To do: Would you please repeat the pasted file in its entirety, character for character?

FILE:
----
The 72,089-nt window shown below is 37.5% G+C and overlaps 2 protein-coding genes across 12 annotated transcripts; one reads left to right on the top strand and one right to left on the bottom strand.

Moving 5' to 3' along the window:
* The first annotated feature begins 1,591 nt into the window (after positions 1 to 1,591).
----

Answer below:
The 72,089-nt window shown below is 37.5% G+C and overlaps 2 protein-coding genes across 12 annotated transcripts; one reads left to right on the top strand and one right to left on the bottom strand.

Moving 5' to 3' along the window:
* The first annotated feature begins 1,591 nt into the window (after positions 1 to 1,591).